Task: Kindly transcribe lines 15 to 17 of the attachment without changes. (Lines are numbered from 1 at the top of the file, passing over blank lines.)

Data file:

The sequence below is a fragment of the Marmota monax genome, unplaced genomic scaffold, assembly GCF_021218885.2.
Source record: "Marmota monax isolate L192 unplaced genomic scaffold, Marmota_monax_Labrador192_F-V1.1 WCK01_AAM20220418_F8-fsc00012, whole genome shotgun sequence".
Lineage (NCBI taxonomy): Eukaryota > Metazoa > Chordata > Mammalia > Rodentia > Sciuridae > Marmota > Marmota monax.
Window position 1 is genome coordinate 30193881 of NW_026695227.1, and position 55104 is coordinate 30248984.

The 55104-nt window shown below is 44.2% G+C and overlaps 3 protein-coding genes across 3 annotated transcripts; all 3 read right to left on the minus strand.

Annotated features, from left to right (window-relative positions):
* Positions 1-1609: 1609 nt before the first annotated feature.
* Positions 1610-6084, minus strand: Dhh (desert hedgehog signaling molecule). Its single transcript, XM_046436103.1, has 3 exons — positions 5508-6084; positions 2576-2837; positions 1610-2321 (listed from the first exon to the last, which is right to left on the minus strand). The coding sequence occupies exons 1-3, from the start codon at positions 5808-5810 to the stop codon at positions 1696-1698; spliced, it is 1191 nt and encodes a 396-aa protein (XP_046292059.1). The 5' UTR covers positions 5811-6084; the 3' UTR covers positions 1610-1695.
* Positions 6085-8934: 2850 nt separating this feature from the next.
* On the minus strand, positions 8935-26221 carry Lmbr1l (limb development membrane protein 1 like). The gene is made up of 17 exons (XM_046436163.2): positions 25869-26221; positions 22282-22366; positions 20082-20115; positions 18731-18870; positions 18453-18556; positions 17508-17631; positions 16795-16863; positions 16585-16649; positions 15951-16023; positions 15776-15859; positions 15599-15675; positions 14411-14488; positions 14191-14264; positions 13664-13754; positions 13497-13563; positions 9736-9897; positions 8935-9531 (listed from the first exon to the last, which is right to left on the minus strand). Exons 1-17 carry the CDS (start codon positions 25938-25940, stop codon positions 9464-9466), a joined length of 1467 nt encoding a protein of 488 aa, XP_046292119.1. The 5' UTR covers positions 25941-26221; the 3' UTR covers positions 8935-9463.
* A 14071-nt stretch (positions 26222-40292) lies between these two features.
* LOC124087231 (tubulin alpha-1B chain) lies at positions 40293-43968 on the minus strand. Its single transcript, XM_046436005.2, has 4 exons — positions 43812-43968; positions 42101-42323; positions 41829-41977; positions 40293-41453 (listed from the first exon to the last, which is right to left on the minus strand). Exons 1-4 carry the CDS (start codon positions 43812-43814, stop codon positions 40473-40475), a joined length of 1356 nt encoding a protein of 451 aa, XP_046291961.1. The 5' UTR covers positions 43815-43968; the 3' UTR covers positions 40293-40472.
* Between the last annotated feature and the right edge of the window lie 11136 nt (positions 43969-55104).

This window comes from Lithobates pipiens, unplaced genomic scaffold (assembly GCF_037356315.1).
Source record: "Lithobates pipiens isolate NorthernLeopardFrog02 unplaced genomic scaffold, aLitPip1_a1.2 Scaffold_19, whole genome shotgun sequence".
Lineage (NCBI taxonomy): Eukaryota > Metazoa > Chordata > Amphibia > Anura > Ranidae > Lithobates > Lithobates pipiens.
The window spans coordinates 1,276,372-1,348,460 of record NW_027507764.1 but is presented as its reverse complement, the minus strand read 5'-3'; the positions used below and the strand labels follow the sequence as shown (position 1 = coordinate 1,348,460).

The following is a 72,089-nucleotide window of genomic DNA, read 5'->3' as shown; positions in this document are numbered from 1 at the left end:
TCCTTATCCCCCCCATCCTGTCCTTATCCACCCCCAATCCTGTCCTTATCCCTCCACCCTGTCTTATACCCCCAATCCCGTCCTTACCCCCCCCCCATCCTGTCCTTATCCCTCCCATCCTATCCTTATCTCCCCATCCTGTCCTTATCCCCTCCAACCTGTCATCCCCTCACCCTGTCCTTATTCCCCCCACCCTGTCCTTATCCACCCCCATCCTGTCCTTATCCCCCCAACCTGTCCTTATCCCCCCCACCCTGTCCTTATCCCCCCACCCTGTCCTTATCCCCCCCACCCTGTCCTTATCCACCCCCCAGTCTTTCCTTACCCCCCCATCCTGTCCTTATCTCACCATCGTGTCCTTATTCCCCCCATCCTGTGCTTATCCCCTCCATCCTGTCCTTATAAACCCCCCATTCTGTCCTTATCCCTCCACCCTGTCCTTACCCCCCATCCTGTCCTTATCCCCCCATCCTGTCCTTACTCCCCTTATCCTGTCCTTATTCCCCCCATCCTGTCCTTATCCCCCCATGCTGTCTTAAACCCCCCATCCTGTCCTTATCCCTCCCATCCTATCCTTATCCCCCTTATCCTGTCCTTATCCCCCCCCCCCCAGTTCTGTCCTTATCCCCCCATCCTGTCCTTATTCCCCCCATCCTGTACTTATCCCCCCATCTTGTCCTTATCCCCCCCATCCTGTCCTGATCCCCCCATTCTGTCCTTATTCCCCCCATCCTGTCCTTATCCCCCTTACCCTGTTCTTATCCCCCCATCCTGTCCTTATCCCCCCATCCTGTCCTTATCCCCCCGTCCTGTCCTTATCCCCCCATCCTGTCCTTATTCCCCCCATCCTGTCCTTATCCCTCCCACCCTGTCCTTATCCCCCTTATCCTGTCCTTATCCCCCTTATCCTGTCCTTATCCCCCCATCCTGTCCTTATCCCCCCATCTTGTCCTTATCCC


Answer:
Source record: "Lithobates pipiens isolate NorthernLeopardFrog02 unplaced genomic scaffold, aLitPip1_a1.2 Scaffold_19, whole genome shotgun sequence".
Lineage (NCBI taxonomy): Eukaryota > Metazoa > Chordata > Amphibia > Anura > Ranidae > Lithobates > Lithobates pipiens.
The window spans coordinates 1,276,372-1,348,460 of record NW_027507764.1 but is presented as its reverse complement, the minus strand read 5'-3'; the positions used below and the strand labels follow the sequence as shown (position 1 = coordinate 1,348,460).